US: International Trade in Goods

Tue Feb 27 07:30:00 CST 2018

Consensus Consensus Range Actual Previous Revised
Balance $-71.3B $-72.9B to $-70.0B $-74.4B $-71.6B $-72.3B
Exports % change -2.2% 2.7% 2.5%
Imports % change -0.5% 2.5% 2.9%

Exports came back sharply in January to feed an oversized $74.4 billion goods deficit in January, in what starts off another quarter of trouble for net exports and GDP. Exports fell 2.2 percent in the month with capital goods and industrial supplies posting sharp declines and easily offsetting a sizable gain for the smaller category of consumer goods. Imports also fell but much less so, down 0.5 percent with imports of consumer goods, which on this side of the ledger is the largest category, down 2.2 percent. Imports of capital goods were also down. Today's report points to a beginning-of-the-year slowing for cross-border trade and a slowing lopsided against exports.

Market Consensus Before Announcement
The goods deficit in January is expected to narrow to a consensus -$71.3 vs -$72.3 billion in December (revised from an initial $71.6 billion). December's data, like that for November, actually pointed to very strong cross-border demand with both goods exports rising sharply and also goods imports which are by far the larger of the two. Also released with the report will be advance January data for both wholesale inventories and retail inventories which, like net exports, will also be inputs into the second estimate for fourth-quarter GDP.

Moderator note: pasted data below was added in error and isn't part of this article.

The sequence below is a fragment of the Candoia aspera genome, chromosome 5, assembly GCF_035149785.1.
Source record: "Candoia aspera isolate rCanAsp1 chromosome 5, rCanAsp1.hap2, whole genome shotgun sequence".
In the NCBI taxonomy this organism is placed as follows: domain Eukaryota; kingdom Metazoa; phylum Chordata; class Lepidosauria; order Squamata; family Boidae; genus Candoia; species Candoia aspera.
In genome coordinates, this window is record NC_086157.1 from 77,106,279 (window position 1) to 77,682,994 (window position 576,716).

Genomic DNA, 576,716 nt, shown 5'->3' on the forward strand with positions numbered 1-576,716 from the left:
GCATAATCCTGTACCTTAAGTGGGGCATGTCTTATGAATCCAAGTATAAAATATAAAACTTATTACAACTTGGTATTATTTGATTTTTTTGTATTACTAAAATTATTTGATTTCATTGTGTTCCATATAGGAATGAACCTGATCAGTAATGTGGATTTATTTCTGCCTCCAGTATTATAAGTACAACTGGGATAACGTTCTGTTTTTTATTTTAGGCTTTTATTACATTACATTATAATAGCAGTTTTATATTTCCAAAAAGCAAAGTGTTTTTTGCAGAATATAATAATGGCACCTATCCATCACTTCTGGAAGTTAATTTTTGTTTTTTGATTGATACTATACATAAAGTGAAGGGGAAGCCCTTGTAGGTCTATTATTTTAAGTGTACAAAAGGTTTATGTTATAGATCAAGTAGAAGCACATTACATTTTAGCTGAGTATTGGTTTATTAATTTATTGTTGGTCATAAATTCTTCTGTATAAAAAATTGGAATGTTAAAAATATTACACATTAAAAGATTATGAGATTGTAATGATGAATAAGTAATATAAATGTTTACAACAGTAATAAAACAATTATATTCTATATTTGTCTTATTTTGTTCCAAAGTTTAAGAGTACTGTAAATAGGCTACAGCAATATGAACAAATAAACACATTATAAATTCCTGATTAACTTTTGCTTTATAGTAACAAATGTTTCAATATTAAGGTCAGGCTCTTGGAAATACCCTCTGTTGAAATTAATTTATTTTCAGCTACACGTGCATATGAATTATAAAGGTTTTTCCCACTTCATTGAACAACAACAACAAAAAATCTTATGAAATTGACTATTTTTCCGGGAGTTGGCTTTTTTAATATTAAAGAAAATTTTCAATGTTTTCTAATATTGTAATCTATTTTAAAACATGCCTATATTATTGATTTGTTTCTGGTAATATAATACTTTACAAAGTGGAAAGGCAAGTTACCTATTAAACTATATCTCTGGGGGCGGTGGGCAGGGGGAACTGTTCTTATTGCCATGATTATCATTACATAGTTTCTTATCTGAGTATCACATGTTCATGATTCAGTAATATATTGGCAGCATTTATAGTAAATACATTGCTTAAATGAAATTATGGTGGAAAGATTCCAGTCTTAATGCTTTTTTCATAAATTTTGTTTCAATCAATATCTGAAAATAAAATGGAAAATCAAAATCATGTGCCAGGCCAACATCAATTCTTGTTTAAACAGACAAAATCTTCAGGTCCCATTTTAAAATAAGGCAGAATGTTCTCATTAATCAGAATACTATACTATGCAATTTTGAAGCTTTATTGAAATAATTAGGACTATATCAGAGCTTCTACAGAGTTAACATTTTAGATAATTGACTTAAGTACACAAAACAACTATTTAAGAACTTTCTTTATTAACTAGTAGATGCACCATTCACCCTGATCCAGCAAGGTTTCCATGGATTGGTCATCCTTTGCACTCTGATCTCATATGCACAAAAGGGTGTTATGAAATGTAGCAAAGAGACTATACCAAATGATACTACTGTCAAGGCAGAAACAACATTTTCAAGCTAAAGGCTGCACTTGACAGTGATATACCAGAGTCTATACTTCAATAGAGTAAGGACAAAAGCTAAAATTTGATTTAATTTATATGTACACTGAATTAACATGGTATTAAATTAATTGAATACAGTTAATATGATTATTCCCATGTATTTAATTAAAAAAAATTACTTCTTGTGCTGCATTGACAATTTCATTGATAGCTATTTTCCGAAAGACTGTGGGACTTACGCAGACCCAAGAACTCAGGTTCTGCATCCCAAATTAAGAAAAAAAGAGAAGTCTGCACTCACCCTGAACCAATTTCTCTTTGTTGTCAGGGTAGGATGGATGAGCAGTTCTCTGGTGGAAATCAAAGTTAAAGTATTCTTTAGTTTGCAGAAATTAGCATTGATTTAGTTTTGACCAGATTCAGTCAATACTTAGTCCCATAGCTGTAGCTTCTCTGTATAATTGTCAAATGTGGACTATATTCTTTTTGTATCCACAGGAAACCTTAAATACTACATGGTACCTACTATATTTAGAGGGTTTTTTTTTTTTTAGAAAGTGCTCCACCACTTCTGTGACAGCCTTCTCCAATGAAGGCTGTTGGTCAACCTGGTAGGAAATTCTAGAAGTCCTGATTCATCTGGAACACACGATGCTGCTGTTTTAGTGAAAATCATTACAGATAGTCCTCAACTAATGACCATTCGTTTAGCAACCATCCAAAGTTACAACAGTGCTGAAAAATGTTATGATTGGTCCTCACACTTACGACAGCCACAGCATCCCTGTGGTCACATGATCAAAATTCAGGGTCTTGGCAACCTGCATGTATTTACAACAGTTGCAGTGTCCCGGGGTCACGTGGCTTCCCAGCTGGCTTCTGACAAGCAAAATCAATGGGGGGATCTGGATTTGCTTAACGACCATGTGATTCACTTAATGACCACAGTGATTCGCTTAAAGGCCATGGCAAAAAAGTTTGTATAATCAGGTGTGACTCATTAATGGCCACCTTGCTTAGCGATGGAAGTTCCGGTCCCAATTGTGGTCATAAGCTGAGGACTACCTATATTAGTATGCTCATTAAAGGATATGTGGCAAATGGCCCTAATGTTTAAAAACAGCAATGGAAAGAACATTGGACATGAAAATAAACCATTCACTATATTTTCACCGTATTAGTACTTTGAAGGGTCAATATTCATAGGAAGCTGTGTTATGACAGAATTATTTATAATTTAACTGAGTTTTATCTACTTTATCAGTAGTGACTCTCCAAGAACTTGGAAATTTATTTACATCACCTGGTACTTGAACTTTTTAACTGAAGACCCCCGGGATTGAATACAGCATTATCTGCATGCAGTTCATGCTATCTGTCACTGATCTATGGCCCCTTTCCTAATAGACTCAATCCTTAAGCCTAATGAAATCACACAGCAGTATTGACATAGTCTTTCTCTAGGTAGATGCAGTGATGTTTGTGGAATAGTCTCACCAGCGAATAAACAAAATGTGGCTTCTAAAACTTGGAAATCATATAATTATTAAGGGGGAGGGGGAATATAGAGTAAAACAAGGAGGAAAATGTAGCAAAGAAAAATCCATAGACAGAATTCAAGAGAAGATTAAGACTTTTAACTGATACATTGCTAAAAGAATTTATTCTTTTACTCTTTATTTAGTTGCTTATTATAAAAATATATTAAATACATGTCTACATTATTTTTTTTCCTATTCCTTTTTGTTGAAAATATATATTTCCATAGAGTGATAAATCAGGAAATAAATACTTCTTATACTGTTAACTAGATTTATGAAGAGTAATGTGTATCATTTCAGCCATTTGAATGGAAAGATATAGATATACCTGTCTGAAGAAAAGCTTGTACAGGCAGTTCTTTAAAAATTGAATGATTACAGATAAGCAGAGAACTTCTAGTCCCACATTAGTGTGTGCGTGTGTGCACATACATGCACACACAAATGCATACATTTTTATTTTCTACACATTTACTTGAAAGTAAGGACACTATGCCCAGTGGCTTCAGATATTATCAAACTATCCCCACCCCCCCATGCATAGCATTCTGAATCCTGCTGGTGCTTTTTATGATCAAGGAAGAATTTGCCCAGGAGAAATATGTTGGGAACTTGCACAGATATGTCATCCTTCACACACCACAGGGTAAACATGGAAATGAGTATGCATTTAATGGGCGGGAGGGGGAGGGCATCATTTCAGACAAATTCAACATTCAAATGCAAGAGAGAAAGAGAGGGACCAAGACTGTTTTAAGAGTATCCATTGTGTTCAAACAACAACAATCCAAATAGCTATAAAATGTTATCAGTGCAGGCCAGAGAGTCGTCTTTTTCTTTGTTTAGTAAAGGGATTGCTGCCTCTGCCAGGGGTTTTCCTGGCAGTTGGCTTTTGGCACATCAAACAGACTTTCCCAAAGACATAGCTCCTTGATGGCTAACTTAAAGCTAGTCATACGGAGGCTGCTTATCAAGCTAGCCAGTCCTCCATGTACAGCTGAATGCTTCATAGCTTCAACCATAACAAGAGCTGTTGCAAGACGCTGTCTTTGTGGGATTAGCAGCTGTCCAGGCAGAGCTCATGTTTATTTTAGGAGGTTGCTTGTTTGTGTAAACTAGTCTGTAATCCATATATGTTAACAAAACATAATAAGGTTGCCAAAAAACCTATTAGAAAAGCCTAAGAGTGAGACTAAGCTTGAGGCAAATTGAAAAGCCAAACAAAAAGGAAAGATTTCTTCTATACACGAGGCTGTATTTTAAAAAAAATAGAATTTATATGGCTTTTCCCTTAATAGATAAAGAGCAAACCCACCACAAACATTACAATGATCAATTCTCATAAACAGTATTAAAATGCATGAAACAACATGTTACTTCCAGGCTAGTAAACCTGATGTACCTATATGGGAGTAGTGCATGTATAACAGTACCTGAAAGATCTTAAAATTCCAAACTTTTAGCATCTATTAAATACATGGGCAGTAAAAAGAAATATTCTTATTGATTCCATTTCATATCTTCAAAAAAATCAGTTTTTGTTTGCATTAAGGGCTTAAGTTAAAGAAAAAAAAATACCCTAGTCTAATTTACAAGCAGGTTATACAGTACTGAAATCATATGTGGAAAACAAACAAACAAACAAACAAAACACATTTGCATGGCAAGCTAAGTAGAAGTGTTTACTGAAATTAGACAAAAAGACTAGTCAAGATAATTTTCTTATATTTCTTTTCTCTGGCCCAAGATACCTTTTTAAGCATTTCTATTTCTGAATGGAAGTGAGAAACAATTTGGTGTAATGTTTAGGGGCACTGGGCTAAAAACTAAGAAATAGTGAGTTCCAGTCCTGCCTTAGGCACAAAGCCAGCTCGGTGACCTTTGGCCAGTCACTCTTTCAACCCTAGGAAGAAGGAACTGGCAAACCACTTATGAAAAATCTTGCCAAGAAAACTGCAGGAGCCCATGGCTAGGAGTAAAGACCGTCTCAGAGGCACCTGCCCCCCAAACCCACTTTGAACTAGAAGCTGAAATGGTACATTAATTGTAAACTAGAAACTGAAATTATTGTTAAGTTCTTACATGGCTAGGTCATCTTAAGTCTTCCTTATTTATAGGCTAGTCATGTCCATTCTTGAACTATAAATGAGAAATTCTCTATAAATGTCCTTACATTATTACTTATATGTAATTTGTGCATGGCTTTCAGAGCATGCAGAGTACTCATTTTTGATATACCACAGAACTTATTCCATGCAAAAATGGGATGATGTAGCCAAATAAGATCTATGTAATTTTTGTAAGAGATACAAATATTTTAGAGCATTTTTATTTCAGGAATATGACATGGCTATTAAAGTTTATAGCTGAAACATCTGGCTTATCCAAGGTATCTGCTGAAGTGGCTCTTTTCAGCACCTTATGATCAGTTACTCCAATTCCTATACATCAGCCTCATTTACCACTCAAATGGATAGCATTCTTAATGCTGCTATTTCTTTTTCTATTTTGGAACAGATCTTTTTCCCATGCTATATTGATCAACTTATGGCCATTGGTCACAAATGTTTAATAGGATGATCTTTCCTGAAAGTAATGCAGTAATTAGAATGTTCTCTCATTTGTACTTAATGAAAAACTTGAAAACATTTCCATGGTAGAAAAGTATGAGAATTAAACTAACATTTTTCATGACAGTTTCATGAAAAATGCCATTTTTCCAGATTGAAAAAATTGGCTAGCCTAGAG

The Census Bureau is now publishing an advance report on U.S. international trade in goods. The Bureau of Economic Analysis will incorporate these data into its estimates of exports and imports for the advance GDP estimates. This is expected to reduce the size of revisions to GDP growth in the second estimates.

Note that data in the advance goods report are accounted for on a census basis and can differ slightly from subsequent data in the international trade report where goods data are accounted for on a balance of payment basis to adjust for changes in ownership that can occur without goods passing into or out of the US.

Changes in the levels of imports and exports, along with the difference between the two (the trade balance), are valuable gauges of economic trends here and abroad. While these trade figures can directly impact all financial markets, they primarily affect the value of the dollar in the foreign exchange market.

Imports indicate demand for foreign goods here in the United States. Exports show foreign demand for U.S. goods. The dollar can be particularly sensitive to changes in the chronic trade deficit run by the United States, since this trade imbalance creates greater demand for foreign currencies.

Market reaction to this report is complex. Typically, the smaller the trade deficit, the more bullish it is for the dollar. Also, stronger exports are bullish for corporate earnings and the stock market. Like most economic indicators, the trade balance is subject to substantial monthly variability, especially when oil prices change.

It is also useful to examine the trend growth rates for exports and imports separately because they can deviate significantly. Trends in export activity reflect both the competitive position of American industry and the strength of domestic and foreign economic activity. U.S. exports will grow when: 1) U.S. product prices are lower than foreign product prices; 2) the value of the dollar is relatively weaker than that of foreign currencies; 3) foreign economies are growing rapidly.

Imports will increase when: 1) foreign product prices are lower than prices of domestically-produced goods; 2) the value of the dollar is stronger than that of other currencies; 3) domestic demand for goods and services is robust.